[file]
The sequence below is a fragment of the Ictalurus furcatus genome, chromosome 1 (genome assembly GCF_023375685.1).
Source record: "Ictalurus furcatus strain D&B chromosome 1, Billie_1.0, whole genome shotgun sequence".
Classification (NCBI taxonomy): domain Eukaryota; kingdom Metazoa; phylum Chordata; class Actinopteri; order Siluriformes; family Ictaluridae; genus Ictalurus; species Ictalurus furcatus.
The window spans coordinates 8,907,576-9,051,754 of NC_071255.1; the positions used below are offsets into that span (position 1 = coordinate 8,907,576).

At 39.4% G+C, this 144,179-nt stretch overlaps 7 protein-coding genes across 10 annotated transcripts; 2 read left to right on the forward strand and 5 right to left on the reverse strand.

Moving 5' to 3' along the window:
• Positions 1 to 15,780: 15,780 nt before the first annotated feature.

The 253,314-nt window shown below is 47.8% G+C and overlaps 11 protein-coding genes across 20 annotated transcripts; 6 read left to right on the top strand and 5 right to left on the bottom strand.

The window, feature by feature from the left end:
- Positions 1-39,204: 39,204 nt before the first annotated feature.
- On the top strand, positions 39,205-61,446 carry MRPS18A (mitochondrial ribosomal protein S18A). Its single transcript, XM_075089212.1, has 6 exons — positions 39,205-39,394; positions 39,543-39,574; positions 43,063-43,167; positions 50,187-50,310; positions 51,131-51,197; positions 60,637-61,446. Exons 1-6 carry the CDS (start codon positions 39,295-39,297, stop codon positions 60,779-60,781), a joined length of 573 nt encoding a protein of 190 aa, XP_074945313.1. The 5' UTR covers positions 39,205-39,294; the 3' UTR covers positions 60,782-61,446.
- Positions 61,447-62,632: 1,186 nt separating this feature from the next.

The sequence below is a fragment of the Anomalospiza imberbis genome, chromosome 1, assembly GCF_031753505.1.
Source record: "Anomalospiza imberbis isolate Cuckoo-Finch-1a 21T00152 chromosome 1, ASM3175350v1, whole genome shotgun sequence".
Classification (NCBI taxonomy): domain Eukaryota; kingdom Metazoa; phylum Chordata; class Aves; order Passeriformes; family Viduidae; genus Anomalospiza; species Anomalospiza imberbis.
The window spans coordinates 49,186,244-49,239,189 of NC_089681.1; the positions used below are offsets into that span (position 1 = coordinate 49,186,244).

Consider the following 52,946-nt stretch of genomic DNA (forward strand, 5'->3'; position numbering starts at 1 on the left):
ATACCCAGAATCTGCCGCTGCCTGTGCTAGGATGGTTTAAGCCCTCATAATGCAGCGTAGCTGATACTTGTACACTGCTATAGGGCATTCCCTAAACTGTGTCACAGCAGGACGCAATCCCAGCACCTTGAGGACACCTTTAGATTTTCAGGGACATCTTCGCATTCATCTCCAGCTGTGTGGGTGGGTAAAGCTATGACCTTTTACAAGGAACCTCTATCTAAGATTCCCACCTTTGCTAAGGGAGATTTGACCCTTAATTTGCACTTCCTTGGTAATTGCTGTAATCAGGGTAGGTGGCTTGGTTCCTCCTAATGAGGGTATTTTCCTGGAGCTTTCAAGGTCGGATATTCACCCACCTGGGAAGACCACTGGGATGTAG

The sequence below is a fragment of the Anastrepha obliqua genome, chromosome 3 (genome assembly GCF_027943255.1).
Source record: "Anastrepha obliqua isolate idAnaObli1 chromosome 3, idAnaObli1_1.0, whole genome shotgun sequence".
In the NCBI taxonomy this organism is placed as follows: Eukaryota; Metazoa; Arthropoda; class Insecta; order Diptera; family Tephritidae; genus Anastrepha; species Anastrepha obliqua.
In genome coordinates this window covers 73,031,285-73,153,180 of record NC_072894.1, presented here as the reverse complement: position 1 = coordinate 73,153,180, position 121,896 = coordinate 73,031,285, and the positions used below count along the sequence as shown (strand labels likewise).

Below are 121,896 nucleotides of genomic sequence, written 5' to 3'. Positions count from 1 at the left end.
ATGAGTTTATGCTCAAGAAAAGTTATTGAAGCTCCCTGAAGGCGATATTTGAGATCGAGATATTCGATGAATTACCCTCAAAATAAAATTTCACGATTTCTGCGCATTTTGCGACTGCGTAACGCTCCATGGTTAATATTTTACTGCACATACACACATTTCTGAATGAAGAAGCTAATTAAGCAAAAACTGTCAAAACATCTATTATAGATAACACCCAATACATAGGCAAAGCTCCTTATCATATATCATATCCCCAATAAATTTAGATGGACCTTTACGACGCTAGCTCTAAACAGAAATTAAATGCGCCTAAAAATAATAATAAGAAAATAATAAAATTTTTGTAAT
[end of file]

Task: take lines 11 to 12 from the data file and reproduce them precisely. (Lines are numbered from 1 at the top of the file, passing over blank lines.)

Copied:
- On the top strand, positions 39,205-61,446 carry MRPS18A (mitochondrial ribosomal protein S18A). Its single transcript, XM_075089212.1, has 6 exons — positions 39,205-39,394; positions 39,543-39,574; positions 43,063-43,167; positions 50,187-50,310; positions 51,131-51,197; positions 60,637-61,446. Exons 1-6 carry the CDS (start codon positions 39,295-39,297, stop codon positions 60,779-60,781), a joined length of 573 nt encoding a protein of 190 aa, XP_074945313.1. The 5' UTR covers positions 39,205-39,294; the 3' UTR covers positions 60,782-61,446.
- Positions 61,447-62,632: 1,186 nt separating this feature from the next.